The works that are being peddled about nowadays as the philosophy of National Socialism but have nothing whatever to do with the inner truth and greatness of this movement (namely the encounter between global technology and modern man)-have all been written by men fishing in the troubled waters of "values" and "totalities."

Heidegger was greatly interested in technology's effects on humanity, effects most egregiously witnessed in the concentration camps, where Heidegger writes in his piece The Danger:

Hundreds of thousands die in masses. Do they die? They come undone. They are disposed of. Do they die? They become part of the stock to supply the fabrication of corpses. Do they die? They are liquidated inconspicuously in extermination camps.

Using Heidegger's philosophy of death, I interpret Heidegger's seemingly cold words to mean that those dying in the camps are being stripped of the human being's right to a meaningful death. Death in Heidegger's thought is the moment we face ourselves at our most honestly and authentically, and should no one should be robbed of that moment of vision. He roughs this idea out in the following paragraph:

To die, however, means to carry death out in its essence. To be able to die, means to be capable of this commission. We are capable of it only if our essence inclines to the essence of death.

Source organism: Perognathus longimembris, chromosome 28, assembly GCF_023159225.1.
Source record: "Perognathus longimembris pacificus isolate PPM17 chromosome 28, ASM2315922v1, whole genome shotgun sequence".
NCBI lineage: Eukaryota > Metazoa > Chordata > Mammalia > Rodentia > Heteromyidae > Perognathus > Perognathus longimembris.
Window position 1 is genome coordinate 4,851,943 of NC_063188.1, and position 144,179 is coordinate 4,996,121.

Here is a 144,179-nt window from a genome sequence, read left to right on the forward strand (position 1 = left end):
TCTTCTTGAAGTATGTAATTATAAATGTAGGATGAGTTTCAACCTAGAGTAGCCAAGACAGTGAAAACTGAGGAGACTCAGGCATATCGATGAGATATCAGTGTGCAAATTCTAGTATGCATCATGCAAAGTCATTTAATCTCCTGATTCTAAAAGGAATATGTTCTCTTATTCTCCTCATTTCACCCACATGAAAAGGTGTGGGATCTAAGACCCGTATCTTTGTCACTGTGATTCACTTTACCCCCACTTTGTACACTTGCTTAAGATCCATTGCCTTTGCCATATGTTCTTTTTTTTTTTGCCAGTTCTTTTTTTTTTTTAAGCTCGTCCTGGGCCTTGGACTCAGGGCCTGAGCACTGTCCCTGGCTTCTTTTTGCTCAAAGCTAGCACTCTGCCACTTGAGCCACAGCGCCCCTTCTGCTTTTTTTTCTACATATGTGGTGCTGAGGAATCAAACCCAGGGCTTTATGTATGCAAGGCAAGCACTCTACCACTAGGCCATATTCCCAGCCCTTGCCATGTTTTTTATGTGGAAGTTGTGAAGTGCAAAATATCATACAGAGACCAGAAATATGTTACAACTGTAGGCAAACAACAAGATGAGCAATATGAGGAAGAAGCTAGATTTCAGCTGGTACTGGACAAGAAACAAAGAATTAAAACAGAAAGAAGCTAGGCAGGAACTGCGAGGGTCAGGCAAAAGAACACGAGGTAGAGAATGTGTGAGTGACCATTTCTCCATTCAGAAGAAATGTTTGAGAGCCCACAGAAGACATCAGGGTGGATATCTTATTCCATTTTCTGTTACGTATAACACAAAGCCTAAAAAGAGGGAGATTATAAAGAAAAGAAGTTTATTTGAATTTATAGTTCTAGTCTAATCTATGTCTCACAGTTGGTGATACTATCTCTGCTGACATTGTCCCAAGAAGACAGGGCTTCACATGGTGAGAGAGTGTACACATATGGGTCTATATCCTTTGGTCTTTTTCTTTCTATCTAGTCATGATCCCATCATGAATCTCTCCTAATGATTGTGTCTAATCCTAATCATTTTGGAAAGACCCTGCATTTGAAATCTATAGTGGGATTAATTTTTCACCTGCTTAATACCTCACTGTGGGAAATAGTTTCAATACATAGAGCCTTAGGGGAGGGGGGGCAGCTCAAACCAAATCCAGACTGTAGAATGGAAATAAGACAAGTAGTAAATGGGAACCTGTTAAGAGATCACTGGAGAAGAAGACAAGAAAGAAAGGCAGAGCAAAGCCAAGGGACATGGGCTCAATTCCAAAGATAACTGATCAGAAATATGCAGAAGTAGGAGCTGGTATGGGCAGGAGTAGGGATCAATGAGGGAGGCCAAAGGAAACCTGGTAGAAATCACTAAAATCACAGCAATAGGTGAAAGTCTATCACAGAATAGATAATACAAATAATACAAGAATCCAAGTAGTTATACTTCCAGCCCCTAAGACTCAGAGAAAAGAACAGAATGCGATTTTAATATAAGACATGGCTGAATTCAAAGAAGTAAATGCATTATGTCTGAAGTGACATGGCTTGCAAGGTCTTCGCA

Whether one agrees with my sympathetic reading of Heidegger's questionable "Do they die?" section, one fact is clear: it was the Nazis who created the means to murder so many Jewish people in their camps, thanks in no small part to their technological twistedness. "Yes they did die Heidegger, and your own Nazi party is wholly responsible for the genocide."

With the Nazi party dismantled after WWII, Heidegger was banned from teaching in German universities due to his involvement. Heidegger never apologized or offered a retrospective justification for his membership in the Nazi party. He never slapped himself on the head and thought himself misguided for his affiliations; at least not publicly, and I doubt he did so in private either.

Can one separate Heidegger's Nazi ideology from his written philosophy? Sure. It's easy to read books out of their historical contexts --it happens with the bible all the time. It's even easier to forget that Heidegger was a Nazi because he makes so little reference to the ideology in his published work, philosophical or otherwise.

And how does an examination of Heidegger's life and work help me answer the questions above? What role should philosophers play in society and how should their work guide their conduct and ideological convictions?